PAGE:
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American Institute of Aeronautics and Astronautics

    Untitled Document

    Momentum Member Spotlight – October 2017

    Institute Welcomes 2017–2018 Norris Space View Interns

    By Lawrence Garrett, AIAA web editor
    13 October 2017

    JT-Lewis Boro-Adam
    JT Lewis,
    Prince Frederick, MD
    Adam Boro,
    East Brunswick, NJ

     

    This month we turn the spotlight on the AIAA Alexander “Al” Norris Space View Internship program’s 2017–2018 interns: John (JT) Lewis, of Prince Frederick, MD, and Adam Boro, of East Brunswick, NJ, both of whom are aerospace engineering majors in the University of Maryland’s Department of Aerospace Engineering in the James A. Clark School of Engineering. JT is scheduled to graduate in 2019, with Adam following in 2020.

    Upon learning that he’d been selected as one of two Norris Space View Interns for 2017–2018, JT said he was “extremely excited” about working for “an organization at the forefront of the industry.” He called the opportunity to get to see what AIAA does behind the scenes an exciting one, and said that when he was called by the Institute for an interview, he was “ecstatic, and even more so” when he later received the offer.

    Similarly, Adam described feeling “shock, disbelief, and excitement” that he’d been selected as a Norris Space View Intern, adding that he immediately began thinking about all the projects he wanted to work on and “the possibilities” for professional growth serving as an AIAA intern.

    Having begun their internships in September, JT and Adam are currently working approximately 7–10 hours a week at AIAA Headquarters and are expected to continue with this schedule through May 2018. Due to the demands of the program’s schedule, candidates for this year’s internship were once again limited to students from accredited engineering programs in the Washington, DC, metro area.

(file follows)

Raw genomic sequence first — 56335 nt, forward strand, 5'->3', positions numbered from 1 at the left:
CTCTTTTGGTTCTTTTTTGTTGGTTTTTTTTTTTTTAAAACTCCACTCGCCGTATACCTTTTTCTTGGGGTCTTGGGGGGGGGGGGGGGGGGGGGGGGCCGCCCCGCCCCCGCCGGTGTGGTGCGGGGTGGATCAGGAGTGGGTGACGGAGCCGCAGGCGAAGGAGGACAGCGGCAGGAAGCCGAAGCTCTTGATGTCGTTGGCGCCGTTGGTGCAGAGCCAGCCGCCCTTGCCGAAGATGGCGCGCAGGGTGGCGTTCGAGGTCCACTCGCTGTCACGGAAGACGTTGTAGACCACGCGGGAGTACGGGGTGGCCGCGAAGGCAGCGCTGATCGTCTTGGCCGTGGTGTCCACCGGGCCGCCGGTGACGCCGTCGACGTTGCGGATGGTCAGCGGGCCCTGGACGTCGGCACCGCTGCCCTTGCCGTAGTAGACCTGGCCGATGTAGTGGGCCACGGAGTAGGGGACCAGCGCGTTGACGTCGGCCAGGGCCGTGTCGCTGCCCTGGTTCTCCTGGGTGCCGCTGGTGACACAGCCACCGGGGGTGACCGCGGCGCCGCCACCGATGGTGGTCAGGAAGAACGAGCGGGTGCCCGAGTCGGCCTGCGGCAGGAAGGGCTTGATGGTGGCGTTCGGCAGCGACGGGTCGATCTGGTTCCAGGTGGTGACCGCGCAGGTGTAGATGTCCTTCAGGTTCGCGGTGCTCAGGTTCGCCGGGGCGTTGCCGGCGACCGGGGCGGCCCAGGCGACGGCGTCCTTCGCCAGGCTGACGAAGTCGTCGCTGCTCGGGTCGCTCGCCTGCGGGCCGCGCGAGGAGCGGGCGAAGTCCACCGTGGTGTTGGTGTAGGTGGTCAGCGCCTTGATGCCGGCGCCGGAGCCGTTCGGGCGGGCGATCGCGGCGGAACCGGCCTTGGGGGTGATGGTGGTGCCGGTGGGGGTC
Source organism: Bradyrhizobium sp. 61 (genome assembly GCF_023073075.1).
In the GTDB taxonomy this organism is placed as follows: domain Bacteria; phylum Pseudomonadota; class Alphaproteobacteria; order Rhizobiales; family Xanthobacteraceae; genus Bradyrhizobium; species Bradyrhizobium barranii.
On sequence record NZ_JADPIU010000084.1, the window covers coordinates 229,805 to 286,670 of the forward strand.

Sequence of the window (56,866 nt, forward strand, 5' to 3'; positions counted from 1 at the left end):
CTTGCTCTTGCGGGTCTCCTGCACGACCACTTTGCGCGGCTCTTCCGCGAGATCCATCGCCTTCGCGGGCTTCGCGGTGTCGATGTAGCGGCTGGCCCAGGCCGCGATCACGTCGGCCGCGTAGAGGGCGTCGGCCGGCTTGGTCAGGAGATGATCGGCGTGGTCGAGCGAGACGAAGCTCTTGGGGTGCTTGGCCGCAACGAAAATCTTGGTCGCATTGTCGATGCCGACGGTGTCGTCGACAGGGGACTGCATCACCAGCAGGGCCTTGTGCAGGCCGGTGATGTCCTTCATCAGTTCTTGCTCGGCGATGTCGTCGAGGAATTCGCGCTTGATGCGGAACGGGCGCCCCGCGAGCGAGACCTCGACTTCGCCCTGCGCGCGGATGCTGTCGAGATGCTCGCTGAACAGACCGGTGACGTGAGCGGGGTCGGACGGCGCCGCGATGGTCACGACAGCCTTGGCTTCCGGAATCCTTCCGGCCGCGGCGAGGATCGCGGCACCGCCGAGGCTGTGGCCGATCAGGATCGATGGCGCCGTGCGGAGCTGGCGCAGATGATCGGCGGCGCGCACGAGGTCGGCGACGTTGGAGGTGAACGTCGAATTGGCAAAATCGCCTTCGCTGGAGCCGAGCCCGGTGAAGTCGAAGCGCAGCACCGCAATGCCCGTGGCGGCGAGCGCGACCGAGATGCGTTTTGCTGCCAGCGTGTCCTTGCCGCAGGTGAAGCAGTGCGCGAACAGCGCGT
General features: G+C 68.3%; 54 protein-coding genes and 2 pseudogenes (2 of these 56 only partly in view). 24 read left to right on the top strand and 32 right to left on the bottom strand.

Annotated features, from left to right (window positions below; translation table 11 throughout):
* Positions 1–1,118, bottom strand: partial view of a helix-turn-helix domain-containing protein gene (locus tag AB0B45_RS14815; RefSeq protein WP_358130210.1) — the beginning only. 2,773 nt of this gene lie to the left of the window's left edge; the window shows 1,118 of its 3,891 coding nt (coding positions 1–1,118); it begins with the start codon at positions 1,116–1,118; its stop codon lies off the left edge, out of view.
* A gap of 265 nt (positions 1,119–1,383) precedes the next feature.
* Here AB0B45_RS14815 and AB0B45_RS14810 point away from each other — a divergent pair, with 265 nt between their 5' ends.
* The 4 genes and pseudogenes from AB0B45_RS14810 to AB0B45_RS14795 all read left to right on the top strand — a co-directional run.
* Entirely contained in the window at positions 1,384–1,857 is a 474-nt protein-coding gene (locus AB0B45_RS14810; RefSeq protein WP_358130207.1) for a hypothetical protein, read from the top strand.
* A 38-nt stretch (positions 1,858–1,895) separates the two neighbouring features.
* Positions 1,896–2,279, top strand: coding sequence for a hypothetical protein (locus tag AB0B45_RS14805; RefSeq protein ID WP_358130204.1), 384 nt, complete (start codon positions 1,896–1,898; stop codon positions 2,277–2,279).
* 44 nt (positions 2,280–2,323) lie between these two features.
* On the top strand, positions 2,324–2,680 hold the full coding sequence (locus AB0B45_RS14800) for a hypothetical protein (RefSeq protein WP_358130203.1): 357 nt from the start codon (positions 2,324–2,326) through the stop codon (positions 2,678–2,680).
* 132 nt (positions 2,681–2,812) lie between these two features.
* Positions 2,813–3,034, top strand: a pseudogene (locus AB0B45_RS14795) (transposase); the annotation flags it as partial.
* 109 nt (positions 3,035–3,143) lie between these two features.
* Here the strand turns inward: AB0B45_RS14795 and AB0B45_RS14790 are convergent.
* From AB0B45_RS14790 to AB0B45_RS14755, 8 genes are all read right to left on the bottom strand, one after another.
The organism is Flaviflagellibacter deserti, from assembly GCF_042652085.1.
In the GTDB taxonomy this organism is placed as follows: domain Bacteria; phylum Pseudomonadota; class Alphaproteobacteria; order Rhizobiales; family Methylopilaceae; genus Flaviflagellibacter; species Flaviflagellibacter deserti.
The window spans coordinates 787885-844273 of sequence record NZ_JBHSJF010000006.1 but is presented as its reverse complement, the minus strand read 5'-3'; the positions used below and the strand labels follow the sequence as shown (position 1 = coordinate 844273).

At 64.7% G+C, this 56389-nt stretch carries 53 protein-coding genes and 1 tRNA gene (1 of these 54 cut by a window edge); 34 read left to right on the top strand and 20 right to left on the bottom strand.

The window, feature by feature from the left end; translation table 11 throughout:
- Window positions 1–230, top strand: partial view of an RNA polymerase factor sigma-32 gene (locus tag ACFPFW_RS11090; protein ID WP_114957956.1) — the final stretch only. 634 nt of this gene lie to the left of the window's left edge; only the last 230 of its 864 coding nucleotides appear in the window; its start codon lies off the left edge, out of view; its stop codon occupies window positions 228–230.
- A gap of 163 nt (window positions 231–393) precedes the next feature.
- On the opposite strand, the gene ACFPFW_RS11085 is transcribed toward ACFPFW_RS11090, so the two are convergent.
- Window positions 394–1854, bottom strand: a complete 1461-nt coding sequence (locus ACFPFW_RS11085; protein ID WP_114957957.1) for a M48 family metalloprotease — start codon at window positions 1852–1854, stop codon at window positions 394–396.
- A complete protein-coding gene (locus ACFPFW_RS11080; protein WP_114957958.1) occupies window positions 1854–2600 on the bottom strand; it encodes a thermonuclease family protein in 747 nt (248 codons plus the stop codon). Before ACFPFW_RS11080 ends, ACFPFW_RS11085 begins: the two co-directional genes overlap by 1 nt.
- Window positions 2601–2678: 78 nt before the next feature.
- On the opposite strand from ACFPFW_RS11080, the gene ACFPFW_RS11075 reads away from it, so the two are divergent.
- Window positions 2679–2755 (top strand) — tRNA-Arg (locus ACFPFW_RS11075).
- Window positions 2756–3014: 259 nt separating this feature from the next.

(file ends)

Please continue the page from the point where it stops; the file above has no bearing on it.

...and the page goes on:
During their time at AIAA Headquarters, JT and Adam are being charged with an assortment of key tasks, one of which is conducting research and gathering important facts and figures about the aerospace and defense sector throughout United States. Using that information, the Institute plans to develop outreach documents that should prove beneficial to participants in the Institute’s 2018 Congressional Visits Day program, August is for Aerospace program, and other public policy activities.

    Describing what inspired him to pursue an aerospace engineering career, Adam said that he wanted to be involved in something that will have a “lasting impact, not only on the globe but on the [entire] universe,” noting that he always strives to have a positive impact on those around him. JT said he’s been passionate about aerospace since he was a young boy, sparked by an early obsession with Star Wars, calling the film the biggest reason for his interest in flight. JT also said he’s always had a strong interest in science and math and that aerospace engineering provides an “excellent way to apply those skills.”

    This past summer, JT received a unique opportunity to add to his skills, working as an intern in power and propulsion at NAVAIR, helping analyze jet engine performance for the U.S. Navy. This experience, according to JT, made propulsion and power his primary interest moving forward. He noted that one of his favorite college classes to date has been Engineering Thermodynamics. Through these experiences he now has a basic understanding of jet engines and he’s eager to learn more about them

    Adam is most passionate about space, he said, “because of all the mysteries that are yet to be discovered,” but he’s also interested in aviation and flight. As Adam put it, “all facets” of aerospace engineering are “captivating” to him. One aspect of aerospace engineering that really fascinates him is that even as more knowledge is constantly being gained, more questions continue to arise, and consequently, “the less we understand,” calling it “a catch-22 in some ways.” Nonetheless, Adam is enthusiastic about a career in such a challenging environment because he thinks “there will never be a point in time where we truly know everything, allowing for discoveries to be made forever.”

    In high school, JT prepared himself for studying aeronautical sciences by taking a lot of math and physics courses, including AP Calculus II, an AP Statistics class, and two years of AP Physics. Aside from earning some credits that he can apply toward his college degree, JT said these classes helped him tremendously in establishing a strong background in both math and physics, which he noted is “extremely important for engineering.”

    Adam said that many of his preparations focused on teamwork, sharing his observation that from his first moment in college he learned that nearly all classes or projects “require effective communication and leadership skills.” He added that “engineering work is deeply rooted in collaboration and the ability to take leadership,” which he considers one of his strengths.